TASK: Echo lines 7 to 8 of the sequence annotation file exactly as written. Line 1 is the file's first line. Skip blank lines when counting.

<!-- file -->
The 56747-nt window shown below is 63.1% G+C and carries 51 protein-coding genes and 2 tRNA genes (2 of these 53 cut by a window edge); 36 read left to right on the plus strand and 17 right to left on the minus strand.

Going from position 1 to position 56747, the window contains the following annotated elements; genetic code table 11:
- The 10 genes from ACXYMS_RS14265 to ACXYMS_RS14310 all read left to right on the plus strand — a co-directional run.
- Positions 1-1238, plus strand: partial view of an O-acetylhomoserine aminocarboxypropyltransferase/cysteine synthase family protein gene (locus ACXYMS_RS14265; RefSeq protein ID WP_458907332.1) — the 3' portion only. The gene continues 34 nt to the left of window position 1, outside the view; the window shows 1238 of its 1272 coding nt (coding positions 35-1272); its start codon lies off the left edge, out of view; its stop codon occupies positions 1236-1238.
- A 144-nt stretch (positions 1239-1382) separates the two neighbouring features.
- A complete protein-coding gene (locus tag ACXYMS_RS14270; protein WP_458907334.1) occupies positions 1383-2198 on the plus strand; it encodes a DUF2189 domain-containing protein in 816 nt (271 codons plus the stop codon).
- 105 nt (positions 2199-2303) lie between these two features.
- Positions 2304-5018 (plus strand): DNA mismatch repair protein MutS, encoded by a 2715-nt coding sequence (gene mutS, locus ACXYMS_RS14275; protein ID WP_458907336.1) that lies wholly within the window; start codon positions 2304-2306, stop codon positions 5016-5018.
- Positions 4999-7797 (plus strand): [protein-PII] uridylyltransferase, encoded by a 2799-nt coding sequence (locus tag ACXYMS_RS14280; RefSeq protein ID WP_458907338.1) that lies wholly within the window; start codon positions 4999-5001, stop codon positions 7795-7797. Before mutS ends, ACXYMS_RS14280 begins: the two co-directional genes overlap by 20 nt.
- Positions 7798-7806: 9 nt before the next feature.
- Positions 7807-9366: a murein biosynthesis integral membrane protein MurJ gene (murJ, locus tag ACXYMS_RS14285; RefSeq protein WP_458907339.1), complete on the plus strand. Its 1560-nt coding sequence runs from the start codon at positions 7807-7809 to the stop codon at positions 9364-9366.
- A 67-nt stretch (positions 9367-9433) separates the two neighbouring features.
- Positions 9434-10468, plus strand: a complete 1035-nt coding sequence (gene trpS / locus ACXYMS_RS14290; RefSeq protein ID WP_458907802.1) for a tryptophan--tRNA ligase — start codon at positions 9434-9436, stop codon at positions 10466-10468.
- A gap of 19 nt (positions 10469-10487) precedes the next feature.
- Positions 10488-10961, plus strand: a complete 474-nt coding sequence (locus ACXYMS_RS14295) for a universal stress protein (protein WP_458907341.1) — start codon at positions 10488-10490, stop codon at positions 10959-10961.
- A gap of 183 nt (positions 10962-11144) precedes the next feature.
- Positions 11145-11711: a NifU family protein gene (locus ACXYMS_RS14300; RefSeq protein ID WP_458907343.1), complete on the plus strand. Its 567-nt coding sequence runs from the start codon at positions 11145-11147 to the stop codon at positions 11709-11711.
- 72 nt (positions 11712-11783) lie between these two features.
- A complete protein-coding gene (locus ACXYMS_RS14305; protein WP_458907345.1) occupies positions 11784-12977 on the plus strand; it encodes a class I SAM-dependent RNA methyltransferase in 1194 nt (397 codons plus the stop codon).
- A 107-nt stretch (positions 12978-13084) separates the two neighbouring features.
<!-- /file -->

- 105 nt (positions 2199-2303) lie between these two features.
- Positions 2304-5018 (plus strand): DNA mismatch repair protein MutS, encoded by a 2715-nt coding sequence (gene mutS, locus ACXYMS_RS14275; protein ID WP_458907336.1) that lies wholly within the window; start codon positions 2304-2306, stop codon positions 5016-5018.